Therefore, in accordance with the common and ordinary meaning of the relevant words in the legislation, Mother retains the privilege to decide or choose a close connection to or membership in a religion for her child or the lack thereof. In selecting “none,” Mother has determined a religious affiliation for her child. See Everson v. Board of Education of Ewing, 330 U.S. 1, 15-16 (1947) (finding that the establishment clause protects religious belief as well as disbelief). The privilege does not allow a parent to attempt to control the child’s every exposure to anything remotely religious or spiritual. Indeed, such an order would not likely be enforceable or within the powers of any court….

Furthermore, this Court will not presume that the legislature intended, by permitting the parents to determine the child’s religious affiliation, to limit the free exercise of religion by the legal custodians. In exercising her residual parental privilege to determine the religious affiliation of her child, Mother may not control the child’s every exposure to religion beyond this common understanding of the phrase.

Incidentally, here was the mother’s stated preference, as reported by the court:

Mother’s attorney reported to the court that his client “is opposed to not just the religious affiliation, such as a baptism, but also any religious upbringing or indoctrination or teaching of that faith.” When Mother was asked if she wanted T.K. raised as an atheist or agnostic, she replied:

I don’t feel like I should push any type of religion on him, on either one. I feel like they should grow up and decide. And whether they want to have their crosses in the house, I don’t care about that. They can talk about God however they want to. I just don’t want them to say that — like give them ideas that — okay, you know, all the stuff that’s in the Bible, like, I don’t want them taught stuff that’s in the Bible. I want them to grow up and make their own decisions. * * * It’s their decision when they get older whether they want to believe in God or not.

And here’s the court’s account of how mother lost legal custody:

Mother and Dennis K. … are the unmarried parents of T.K., born March 7, 2012. When T.K. tested positive for marijuana at his birth, Summit County Children Services [Board] (“CSB”) initiated proceedings in juvenile court based on allegations of abuse and dependency. At the shelter care hearing, the parents stipulated to probable cause for removal of the child and agreed to T.K.’s placement in the emergency temporary custody of the maternal grandparents … under the protective supervision of CSB. One month before T.K.’s birth, the same grandparents had been granted legal custody of the first-born child of Mother and Father, Ty.K, born May 16, 2009. That child had been placed with the grandparents since he was one-year old, following an adjudication of abuse, neglect, and dependency.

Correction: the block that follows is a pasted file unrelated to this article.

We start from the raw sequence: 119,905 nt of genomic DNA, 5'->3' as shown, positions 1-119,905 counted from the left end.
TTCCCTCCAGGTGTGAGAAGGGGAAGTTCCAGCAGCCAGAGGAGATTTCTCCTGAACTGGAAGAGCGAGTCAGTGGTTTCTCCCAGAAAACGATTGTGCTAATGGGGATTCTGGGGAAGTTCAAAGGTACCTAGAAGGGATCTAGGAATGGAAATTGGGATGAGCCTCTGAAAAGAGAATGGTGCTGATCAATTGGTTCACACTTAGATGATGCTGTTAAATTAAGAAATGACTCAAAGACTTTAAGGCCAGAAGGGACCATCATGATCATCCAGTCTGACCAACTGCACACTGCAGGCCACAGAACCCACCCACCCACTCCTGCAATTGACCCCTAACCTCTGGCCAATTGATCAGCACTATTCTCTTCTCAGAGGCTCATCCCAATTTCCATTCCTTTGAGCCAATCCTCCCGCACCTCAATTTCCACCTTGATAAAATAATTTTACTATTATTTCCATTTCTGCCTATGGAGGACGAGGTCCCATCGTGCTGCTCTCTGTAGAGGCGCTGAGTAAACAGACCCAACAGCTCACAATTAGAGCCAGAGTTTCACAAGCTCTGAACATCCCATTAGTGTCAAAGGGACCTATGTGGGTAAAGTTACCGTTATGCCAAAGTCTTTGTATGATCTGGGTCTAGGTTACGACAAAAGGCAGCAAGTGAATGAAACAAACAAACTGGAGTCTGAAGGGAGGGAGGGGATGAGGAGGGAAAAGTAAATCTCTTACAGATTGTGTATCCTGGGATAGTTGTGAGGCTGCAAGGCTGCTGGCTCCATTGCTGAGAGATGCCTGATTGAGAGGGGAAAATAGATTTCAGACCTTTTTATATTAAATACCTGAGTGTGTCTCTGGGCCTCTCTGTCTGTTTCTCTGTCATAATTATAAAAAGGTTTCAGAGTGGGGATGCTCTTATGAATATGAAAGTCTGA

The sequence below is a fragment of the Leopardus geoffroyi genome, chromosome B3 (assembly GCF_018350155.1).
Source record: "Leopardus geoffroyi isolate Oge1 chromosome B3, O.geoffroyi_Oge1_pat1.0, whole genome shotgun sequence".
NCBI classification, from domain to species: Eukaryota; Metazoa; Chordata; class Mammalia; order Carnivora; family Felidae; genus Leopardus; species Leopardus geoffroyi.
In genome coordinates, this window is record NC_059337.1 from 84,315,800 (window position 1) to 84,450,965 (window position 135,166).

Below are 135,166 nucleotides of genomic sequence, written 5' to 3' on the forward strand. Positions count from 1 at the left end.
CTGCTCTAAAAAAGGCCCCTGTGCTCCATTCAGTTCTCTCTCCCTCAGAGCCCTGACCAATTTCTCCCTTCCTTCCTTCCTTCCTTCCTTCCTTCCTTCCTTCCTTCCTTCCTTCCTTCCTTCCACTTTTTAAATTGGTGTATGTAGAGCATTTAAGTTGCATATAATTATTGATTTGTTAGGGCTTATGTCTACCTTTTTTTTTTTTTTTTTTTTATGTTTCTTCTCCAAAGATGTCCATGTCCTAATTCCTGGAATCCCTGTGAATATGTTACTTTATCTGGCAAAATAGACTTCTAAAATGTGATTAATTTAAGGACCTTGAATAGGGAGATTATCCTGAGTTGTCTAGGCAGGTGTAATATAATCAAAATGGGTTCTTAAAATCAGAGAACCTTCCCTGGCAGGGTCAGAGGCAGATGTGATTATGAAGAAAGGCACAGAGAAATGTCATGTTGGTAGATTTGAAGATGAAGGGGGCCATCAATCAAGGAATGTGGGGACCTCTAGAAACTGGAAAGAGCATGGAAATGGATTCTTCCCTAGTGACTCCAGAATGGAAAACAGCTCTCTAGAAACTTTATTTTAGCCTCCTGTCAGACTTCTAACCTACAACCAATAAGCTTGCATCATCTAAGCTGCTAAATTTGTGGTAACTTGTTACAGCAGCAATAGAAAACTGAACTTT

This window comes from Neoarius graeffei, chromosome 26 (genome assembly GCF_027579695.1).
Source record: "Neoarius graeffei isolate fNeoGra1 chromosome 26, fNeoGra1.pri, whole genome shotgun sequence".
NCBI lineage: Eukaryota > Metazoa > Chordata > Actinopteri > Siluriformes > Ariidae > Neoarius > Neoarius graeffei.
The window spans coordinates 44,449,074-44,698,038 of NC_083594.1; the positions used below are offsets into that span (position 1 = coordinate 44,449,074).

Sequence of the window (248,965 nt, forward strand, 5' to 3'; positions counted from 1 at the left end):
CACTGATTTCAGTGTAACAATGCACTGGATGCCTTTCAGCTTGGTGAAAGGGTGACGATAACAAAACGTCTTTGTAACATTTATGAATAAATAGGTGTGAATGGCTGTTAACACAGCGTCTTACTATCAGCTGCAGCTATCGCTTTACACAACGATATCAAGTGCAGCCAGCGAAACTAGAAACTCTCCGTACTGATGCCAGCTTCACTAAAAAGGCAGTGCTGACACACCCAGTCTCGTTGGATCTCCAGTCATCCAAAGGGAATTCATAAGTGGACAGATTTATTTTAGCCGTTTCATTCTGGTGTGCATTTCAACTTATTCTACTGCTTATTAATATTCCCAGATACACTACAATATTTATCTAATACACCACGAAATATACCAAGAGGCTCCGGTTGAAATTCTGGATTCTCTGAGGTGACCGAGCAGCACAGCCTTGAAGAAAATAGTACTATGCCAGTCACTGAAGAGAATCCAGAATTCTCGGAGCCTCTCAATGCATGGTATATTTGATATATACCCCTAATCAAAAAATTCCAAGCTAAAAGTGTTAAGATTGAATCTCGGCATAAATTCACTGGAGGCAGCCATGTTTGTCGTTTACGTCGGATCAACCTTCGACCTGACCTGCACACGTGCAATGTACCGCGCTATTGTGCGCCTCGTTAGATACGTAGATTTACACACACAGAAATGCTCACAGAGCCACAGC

In regard to T.K., the parents initially declared an intention to regain his custody. They stipulated to allegations of abuse, under R.C. 2151.031(C), and dependency, under R.C. 2151.04(D), and received a case plan requiring them to maintain a sober lifestyle, increase their parenting knowledge, and participate in mental health assessments. At the June 2012 dispositional hearing, the parents agreed with CSB’s request for temporary custody and placement with the grandparents.

In August 2012, CSB moved for legal custody to the grandparents based on the parents’ lack of case plan progress, their poor record of visiting, a lack of bonding, and the child’s need for permanence. T.K. was reportedly doing well in the grandparents’ home where he resided with his older brother. Mother moved for legal custody to herself with protective supervision in the agency, but subsequently withdrew that request.

At the final hearing in the trial court, both parents waived trial on CSB’s motion and consented to an award of legal custody to the grandparents.